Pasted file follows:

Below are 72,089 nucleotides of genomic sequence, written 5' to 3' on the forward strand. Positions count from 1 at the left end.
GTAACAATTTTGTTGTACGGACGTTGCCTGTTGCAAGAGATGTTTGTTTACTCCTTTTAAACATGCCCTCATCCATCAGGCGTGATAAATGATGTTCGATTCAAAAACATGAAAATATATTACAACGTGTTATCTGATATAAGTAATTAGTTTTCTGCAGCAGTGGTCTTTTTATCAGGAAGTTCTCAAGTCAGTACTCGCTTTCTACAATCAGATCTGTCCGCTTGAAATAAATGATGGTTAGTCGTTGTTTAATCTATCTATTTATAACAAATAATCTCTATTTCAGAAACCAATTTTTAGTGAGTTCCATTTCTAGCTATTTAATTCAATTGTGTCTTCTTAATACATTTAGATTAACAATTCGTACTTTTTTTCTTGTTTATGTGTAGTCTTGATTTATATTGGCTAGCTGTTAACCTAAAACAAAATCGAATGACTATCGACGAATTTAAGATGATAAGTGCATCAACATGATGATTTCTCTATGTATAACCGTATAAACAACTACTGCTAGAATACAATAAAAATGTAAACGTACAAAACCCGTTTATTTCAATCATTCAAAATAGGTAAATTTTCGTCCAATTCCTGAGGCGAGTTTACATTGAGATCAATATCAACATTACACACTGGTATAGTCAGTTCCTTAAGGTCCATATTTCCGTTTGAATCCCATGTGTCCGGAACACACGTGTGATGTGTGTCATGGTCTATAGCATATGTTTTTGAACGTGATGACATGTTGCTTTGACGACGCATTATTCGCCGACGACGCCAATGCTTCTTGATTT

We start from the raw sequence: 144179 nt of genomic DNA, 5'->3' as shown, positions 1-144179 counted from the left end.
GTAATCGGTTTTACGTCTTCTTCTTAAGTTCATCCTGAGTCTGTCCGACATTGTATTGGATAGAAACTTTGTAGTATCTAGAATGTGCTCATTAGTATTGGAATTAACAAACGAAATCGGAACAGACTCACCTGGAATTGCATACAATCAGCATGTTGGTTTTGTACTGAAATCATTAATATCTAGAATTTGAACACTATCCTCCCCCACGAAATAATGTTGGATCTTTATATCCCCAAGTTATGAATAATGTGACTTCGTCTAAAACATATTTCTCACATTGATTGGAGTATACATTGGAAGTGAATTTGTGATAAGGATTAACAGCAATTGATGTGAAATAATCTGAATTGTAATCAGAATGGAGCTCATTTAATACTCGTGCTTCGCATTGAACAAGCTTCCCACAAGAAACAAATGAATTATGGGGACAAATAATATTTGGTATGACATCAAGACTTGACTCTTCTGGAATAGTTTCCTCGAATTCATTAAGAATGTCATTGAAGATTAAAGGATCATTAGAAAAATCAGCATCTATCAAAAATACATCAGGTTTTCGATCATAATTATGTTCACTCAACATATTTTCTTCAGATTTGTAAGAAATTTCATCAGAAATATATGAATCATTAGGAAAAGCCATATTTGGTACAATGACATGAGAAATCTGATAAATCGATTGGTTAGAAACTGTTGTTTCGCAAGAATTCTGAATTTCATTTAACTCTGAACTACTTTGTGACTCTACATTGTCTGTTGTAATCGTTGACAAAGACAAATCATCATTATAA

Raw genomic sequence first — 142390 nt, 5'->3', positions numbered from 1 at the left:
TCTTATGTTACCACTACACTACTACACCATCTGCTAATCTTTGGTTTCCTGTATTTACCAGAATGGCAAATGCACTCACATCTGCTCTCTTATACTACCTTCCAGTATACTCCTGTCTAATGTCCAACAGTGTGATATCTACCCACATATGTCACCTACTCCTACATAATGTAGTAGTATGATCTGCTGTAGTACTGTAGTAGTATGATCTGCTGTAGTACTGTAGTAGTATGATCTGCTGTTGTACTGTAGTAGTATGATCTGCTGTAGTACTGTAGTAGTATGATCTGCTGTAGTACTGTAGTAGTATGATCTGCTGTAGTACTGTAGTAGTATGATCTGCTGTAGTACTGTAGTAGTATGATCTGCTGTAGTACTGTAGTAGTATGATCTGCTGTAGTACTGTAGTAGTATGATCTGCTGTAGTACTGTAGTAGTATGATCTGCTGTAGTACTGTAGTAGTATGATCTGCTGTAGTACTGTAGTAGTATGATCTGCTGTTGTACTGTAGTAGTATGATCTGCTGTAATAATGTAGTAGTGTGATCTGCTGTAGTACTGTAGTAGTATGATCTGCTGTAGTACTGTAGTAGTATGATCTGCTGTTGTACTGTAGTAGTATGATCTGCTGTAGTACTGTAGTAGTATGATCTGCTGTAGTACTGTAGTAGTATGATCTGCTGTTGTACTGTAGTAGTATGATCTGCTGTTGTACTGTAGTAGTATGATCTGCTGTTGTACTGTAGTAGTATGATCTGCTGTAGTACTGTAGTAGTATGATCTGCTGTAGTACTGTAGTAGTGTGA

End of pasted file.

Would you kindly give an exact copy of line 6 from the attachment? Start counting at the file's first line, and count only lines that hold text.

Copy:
TCTTATGTTACCACTACACTACTACACCATCTGCTAATCTTTGGTTTCCTGTATTTACCAGAATGGCAAATGCACTCACATCTGCTCTCTTATACTACCTTCCAGTATACTCCTGTCTAATGTCCAACAGTGTGATATCTACCCACATATGTCACCTACTCCTACATAATGTAGTAGTATGATCTGCTGTAGTACTGTAGTAGTATGATCTGCTGTAGTACTGTAGTAGTATGATCTGCTGTTGTACTGTAGTAGTATGATCTGCTGTAGTACTGTAGTAGTATGATCTGCTGTAGTACTGTAGTAGTATGATCTGCTGTAGTACTGTAGTAGTATGATCTGCTGTAGTACTGTAGTAGTATGATCTGCTGTAGTACTGTAGTAGTATGATCTGCTGTAGTACTGTAGTAGTATGATCTGCTGTAGTACTGTAGTAGTATGATCTGCTGTAGTACTGTAGTAGTATGATCTGCTGTAGTACTGTAGTAGTATGATCTGCTGTTGTACTGTAGTAGTATGATCTGCTGTAATAATGTAGTAGTGTGATCTGCTGTAGTACTGTAGTAGTATGATCTGCTGTAGTACTGTAGTAGTATGATCTGCTGTTGTACTGTAGTAGTATGATCTGCTGTAGTACTGTAGTAGTATGATCTGCTGTAGTACTGTAGTAGTATGATCTGCTGTTGTACTGTAGTAGTATGATCTGCTGTTGTACTGTAGTAGTATGATCTGCTGTTGTACTGTAGTAGTATGATCTGCTGTAGTACTGTAGTAGTATGATCTGCTGTAGTACTGTAGTAGTGTGA